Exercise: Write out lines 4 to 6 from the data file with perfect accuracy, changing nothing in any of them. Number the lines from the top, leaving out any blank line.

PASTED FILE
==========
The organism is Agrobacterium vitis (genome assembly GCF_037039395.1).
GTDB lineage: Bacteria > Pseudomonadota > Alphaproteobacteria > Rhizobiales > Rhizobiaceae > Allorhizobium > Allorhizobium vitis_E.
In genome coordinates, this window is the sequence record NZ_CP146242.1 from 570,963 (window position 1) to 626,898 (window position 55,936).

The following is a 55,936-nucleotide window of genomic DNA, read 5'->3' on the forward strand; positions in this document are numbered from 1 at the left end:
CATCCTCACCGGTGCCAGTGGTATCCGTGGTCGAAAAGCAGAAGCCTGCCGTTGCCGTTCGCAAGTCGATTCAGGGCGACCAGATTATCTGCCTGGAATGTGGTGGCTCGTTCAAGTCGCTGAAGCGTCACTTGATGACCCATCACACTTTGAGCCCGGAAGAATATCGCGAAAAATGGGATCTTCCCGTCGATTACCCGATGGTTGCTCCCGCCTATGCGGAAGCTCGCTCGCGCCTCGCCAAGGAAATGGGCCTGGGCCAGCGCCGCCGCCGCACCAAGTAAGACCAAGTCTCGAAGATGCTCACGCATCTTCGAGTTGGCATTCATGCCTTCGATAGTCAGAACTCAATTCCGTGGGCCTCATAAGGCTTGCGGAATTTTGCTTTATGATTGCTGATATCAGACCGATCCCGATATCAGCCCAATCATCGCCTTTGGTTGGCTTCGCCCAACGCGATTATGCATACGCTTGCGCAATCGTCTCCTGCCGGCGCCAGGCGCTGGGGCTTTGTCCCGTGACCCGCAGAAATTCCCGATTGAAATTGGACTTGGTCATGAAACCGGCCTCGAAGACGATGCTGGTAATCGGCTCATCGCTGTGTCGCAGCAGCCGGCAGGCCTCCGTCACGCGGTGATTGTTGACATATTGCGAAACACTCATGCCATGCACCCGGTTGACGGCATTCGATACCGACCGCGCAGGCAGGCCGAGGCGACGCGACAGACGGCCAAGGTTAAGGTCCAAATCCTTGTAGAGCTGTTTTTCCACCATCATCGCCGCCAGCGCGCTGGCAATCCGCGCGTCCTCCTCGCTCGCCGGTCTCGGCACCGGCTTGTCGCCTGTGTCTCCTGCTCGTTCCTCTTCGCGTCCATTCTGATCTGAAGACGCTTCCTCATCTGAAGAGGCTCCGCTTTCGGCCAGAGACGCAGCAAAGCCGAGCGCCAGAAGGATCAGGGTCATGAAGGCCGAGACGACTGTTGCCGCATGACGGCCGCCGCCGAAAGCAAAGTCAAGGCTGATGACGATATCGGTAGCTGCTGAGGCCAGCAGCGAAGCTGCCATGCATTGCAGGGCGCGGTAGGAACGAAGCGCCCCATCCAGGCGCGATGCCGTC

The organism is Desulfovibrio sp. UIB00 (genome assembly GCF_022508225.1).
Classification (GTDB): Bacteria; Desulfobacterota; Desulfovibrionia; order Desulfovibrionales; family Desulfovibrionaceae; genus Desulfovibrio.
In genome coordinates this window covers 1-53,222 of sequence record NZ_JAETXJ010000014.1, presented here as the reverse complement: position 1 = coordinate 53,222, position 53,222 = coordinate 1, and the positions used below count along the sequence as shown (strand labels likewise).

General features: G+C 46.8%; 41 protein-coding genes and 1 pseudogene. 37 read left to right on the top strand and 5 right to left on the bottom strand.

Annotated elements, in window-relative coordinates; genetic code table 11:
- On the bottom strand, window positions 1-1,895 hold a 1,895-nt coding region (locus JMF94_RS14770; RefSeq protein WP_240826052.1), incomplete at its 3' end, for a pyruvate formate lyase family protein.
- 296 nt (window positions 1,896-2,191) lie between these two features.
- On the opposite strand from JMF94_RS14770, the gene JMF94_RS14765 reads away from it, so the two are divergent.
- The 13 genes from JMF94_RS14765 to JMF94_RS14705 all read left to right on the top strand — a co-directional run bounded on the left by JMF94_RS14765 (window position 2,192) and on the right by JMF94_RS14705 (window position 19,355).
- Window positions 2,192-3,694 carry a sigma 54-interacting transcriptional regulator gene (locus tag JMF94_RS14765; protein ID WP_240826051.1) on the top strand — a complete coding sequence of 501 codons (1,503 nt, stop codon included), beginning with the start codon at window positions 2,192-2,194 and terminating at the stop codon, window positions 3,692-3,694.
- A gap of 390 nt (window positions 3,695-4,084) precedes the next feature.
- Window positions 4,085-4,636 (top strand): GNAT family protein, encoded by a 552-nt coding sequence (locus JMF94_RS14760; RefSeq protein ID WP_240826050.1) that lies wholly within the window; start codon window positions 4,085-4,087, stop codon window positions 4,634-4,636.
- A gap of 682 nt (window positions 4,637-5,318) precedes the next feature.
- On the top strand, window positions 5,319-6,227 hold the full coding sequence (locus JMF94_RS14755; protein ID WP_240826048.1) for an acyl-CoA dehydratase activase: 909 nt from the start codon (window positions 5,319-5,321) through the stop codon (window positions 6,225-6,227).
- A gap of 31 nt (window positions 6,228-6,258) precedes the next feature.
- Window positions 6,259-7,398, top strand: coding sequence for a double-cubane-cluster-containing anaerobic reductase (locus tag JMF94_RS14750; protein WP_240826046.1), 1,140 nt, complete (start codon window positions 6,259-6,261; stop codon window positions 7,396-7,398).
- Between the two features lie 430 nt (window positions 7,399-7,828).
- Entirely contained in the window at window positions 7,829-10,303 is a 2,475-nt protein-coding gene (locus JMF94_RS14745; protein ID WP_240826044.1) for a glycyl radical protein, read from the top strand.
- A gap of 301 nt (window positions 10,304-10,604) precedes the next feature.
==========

The following is a 55,936-nucleotide window of genomic DNA, read 5'->3' on the forward strand; positions in this document are numbered from 1 at the left end:
CATCCTCACCGGTGCCAGTGGTATCCGTGGTCGAAAAGCAGAAGCCTGCCGTTGCCGTTCGCAAGTCGATTCAGGGCGACCAGATTATCTGCCTGGAATGTGGTGGCTCGTTCAAGTCGCTGAAGCGTCACTTGATGACCCATCACACTTTGAGCCCGGAAGAATATCGCGAAAAATGGGATCTTCCCGTCGATTACCCGATGGTTGCTCCCGCCTATGCGGAAGCTCGCTCGCGCCTCGCCAAGGAAATGGGCCTGGGCCAGCGCCGCCGCCGCACCAAGTAAGACCAAGTCTCGAAGATGCTCACGCATCTTCGAGTTGGCATTCATGCCTTCGATAGTCAGAACTCAATTCCGTGGGCCTCATAAGGCTTGCGGAATTTTGCTTTATGATTGCTGATATCAGACCGATCCCGATATCAGCCCAATCATCGCCTTTGGTTGGCTTCGCCCAACGCGATTATGCATACGCTTGCGCAATCGTCTCCTGCCGGCGCCAGGCGCTGGGGCTTTGTCCCGTGACCCGCAGAAATTCCCGATTGAAATTGGACTTGGTCATGAAACCGGCCTCGAAGACGATGCTGGTAATCGGCTCATCGCTGTGTCGCAGCAGCCGGCAGGCCTCCGTCACGCGGTGATTGTTGACATATTGCGAAACACTCATGCCATGCACCCGGTTGACGGCATTCGATACCGACCGCGCAGGCAGGCCGAGGCGACGCGACAGACGGCCAAGGTTAAGGTCCAAATCCTTGTAGAGCTGTTTTTCCACCATCATCGCCGCCAGCGCGCTGGCAATCCGCGCGTCCTCCTCGCTCGCCGGTCTCGGCACCGGCTTGTCGCCTGTGTCTCCTGCTCGTTCCTCTTCGCGTCCATTCTGATCTGAAGACGCTTCCTCATCTGAAGAGGCTCCGCTTTCGGCCAGAGACGCAGCAAAGCCGAGCGCCAGAAGGATCAGGGTCATGAAGGCCGAGACGACTGTTGCCGCATGACGGCCGCCGCCGAAAGCAAAGTCAAGGCTGATGACGATATCGGTAGCTGCTGAGGCCAGCAGCGAAGCTGCCATGCATTGCAGGGCGCGGTAGGAACGAAGCGCCCCATCCAGGCGCGATGCCGTC

The organism is Desulfovibrio sp. UIB00 (genome assembly GCF_022508225.1).